On Thursday, July 6, Wikileaks released documents on two projects, BothanSpy and Gyrfalcon, linking both to the CIA. The batch, named BothanSpy after the first of the tools, is the 15th in the Vault 7 series.
BothanSpy is a trojan Shellterm 3.x extension designed to steal the credentials for all active SSH sessions opened with the Xshell remote access tool. In case of authentication by login and password, both are either sent to a CIA-controlled server or stored in an encrypted file on the local drive for an operator to download it later. If a public key is used, the latter will be stolen.
Gyrfalcon is a similar malware for Linux. Taking an advantage of OpenSSH client, it is able to intercept the traffic of SSH sessions, not only steal credentials used in active sessions. The collected data are saved in a local encrypted file. To install and configure Gyrfalcon, the JQC/KitV rootkit is applied, also attributed by Wikileaks to the spy agency. After that, “Gyrfalcon does not provide any communication services between the local operator computer and target platform,” according to the user guide to version 2.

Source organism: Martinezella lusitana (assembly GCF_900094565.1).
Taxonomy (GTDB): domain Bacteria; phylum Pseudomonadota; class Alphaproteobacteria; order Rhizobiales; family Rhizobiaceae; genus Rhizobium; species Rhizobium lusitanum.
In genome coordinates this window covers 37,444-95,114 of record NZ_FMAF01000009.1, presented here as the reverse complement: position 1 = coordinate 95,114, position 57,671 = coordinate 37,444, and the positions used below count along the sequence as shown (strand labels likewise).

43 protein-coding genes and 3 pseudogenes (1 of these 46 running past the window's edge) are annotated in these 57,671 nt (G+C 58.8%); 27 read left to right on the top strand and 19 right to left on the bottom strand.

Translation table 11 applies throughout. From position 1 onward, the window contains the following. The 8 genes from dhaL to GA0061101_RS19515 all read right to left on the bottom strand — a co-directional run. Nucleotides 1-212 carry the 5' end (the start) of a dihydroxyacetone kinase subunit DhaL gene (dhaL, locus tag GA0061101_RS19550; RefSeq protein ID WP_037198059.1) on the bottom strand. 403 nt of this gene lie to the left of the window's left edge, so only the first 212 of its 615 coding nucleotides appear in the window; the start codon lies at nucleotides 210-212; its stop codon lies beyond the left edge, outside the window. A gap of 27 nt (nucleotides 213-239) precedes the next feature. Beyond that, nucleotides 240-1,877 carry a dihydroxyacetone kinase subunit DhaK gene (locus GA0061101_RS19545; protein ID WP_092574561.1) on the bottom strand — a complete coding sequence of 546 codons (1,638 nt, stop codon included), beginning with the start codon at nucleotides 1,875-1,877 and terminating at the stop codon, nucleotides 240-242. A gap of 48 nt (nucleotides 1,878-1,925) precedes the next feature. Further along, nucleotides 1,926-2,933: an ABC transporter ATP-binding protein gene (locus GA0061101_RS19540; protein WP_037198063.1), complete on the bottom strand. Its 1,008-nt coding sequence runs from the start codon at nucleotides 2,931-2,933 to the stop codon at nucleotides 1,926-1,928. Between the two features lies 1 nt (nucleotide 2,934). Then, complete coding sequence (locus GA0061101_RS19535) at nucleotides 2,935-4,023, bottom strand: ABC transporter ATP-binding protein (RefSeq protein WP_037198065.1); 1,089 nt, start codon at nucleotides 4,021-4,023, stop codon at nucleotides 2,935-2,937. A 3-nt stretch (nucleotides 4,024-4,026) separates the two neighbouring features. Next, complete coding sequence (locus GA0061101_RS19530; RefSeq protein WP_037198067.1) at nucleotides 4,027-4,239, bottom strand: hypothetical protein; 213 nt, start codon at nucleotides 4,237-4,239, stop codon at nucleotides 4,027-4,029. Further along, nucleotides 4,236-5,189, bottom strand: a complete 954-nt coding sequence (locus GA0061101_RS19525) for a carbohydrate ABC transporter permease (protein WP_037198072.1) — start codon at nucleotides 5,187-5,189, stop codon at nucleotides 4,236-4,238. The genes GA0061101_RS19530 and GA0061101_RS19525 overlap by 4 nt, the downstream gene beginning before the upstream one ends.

According to the leaked user guides, all classified as “SECRET//NOFORN”, Gyrfalcon has been used since at least January 28, 2013, as the guide to its first version was dated. Version 2 of the tool was created later that year, on November 26. BothanSpy has been in use since at least March 2015.
Gyrfalcon works at least on 32 and 64-bit versions of Debian, Ubuntu, RHEL, CentOS, and OpenSuse. BothanSpy supports only 64-bit Windows installations.